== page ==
Amazingly, before the invasion, the CIA was apparently tipped off by the Soviets — presumably because they wanted to give the Americans pause about any aggressive military ambitions — that Castro was aware of a possible attack and/or invasion. For his part though Castro apparently expected that any such operation would be a full-scale military campaign, not the piddling bunch of deluded, right-wing, rag-tag, rabble-rousing soldiers of misfortune that eventually did do so.
Incredibly, the CIA folk adopted a “need to know” response to this critical piece of information and omitted to tell JFK when there was still ample opportunity, possibly explaining why the normally unflappable president went ballistic later. It’s difficult to see how Kennedy would’ve green-lighted the operation had he been “in the know” on this. In anticipation of such an invasion, the preternaturally charismatic Fidel mobilized all his armed forces and rallied for moral support any and all Cuban nationals who could hold a pitchfork or machete and see over the steering wheels of their Ford convertibles and Chevy pickups.
A Cult Following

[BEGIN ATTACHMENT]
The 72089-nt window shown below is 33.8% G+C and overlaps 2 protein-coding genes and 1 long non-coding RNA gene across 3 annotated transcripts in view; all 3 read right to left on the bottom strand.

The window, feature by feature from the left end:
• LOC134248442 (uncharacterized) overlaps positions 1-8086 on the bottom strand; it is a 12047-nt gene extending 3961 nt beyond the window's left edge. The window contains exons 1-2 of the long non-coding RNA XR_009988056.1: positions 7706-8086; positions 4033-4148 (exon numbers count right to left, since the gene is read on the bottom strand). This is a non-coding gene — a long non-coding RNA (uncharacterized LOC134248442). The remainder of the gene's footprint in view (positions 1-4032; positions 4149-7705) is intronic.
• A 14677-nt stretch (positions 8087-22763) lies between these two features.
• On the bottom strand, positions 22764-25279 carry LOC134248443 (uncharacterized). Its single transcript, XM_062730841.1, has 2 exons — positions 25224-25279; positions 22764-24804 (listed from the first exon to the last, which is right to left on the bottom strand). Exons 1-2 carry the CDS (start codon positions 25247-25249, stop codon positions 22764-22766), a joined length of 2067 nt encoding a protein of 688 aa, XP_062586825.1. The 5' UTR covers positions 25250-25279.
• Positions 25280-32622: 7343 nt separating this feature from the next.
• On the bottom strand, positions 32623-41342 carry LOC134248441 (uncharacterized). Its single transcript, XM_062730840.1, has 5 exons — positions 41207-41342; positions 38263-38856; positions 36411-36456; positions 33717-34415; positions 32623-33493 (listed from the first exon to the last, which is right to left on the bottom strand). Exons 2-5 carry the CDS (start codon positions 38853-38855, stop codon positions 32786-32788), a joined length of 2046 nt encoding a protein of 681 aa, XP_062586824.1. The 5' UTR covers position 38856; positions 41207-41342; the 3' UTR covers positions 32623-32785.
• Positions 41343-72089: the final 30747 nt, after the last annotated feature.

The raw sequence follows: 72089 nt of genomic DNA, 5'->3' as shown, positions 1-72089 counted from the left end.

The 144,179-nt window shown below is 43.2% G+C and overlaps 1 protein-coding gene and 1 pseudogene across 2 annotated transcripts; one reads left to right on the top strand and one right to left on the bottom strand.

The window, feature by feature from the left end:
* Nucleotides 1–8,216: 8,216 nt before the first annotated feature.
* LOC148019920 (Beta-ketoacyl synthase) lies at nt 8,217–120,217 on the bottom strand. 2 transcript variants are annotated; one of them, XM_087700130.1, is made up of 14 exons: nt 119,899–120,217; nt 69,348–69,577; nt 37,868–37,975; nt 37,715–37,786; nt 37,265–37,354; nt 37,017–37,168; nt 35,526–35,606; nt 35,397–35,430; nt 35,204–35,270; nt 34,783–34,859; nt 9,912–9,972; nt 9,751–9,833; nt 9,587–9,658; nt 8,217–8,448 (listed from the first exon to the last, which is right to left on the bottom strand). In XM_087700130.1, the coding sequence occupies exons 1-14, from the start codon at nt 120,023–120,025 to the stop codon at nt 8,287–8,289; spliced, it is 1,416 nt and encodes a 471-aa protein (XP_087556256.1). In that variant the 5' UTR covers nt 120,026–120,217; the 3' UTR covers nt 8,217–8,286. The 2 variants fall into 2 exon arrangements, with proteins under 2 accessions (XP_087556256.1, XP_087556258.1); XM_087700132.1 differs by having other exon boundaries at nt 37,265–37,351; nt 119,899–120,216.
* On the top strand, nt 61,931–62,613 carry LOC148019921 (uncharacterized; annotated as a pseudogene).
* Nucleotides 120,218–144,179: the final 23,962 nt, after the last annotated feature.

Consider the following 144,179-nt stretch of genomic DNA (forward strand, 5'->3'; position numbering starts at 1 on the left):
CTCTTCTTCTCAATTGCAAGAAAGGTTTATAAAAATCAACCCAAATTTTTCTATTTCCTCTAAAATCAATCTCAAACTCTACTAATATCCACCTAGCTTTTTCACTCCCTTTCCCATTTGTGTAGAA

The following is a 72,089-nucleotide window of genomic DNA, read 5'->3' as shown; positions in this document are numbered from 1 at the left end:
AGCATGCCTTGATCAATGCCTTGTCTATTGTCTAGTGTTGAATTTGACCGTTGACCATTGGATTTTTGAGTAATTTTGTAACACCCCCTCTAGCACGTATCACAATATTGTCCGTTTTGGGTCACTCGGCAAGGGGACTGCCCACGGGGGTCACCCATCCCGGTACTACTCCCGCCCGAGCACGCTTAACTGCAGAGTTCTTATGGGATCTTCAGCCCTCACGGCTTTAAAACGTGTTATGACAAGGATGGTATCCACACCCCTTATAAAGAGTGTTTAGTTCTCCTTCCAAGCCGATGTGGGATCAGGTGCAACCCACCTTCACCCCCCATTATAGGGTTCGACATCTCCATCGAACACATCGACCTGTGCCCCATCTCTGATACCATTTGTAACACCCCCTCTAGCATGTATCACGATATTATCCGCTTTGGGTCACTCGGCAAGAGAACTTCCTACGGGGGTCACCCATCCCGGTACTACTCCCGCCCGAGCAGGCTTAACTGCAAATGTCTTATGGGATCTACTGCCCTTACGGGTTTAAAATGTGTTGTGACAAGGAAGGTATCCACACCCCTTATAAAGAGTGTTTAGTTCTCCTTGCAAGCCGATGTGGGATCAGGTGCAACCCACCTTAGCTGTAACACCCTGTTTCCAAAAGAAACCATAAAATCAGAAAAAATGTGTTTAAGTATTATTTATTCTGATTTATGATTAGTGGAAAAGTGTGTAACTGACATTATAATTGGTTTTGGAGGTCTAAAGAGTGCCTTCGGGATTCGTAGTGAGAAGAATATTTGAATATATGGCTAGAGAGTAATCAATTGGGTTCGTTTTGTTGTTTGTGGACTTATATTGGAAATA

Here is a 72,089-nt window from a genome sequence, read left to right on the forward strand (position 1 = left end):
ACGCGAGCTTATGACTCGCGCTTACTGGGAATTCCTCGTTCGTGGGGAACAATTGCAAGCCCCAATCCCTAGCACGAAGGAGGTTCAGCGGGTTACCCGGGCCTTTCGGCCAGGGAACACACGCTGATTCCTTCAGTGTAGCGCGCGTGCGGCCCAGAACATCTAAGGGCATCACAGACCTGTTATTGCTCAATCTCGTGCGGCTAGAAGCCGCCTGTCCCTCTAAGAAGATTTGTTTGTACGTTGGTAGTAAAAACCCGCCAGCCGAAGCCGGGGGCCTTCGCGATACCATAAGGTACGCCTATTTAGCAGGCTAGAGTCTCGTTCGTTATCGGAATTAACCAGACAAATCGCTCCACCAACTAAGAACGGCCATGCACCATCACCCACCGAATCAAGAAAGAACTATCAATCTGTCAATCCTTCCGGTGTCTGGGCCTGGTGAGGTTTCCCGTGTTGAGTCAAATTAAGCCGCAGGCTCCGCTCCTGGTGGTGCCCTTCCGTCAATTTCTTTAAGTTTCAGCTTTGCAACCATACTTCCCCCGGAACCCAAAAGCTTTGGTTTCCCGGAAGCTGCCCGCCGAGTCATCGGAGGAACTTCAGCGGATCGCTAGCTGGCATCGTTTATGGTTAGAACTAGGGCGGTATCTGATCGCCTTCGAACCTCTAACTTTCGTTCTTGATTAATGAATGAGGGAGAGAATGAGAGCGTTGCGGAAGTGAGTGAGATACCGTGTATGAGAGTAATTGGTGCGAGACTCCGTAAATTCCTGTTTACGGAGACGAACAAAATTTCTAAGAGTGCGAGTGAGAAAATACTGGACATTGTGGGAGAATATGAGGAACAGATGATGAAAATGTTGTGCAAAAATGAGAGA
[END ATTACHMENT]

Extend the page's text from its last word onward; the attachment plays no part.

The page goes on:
The Bay of Pigs invaders eventually were outgunned, outnumbered, out-maneuvered and out-smarted. Having nowhere else to go, the “paramilitaries” high-tailed back to the beaches of the Bay of Pigs. Those that weren’t killed, either surrendered or were captured, with some later executed.
There are some further observations about the Bay of Pigs “fiasco” (as JFK aptly defined it) to note. Before the invasion the Cuban revolution was, by some accounts, running out of puff. Either way, after the botched invasion and the resulting worldwide publicity, it was unstoppable.
The location of the Soviet missiles in Cuba in October the next year — the decision taken as a direct consequence of the fallout from the Bay of Pigs to discourage any further thoughts of regime change — was the most provocative, potentially consequential acts in history.
As for JFK, he was both devastated by the failure and humiliated by the fallout of the mission. Given this was a man unaccustomed to failure, it must have been a heavy cross to bear. He’d however get an opportunity to redeem himself with the Cuban Missile Crisis, but his legacy was forever stained. As for the CIA, its senior executives got to understand the meaning of “blowback.”
Interestingly, one of the reasons why the Bay of Pigs operation was unsuccessful was much the same as why the Iraq invasion in 2003 was an unmitigated disaster: like those involved in, and who supported, that monumental foreign policy miscalculation by the U.S., they believed the Cuban people would be grateful for being liberated from Fidel’s tyranny and rise up in arms against the oppressors. Of course, history tells a different story.
A Historic Moment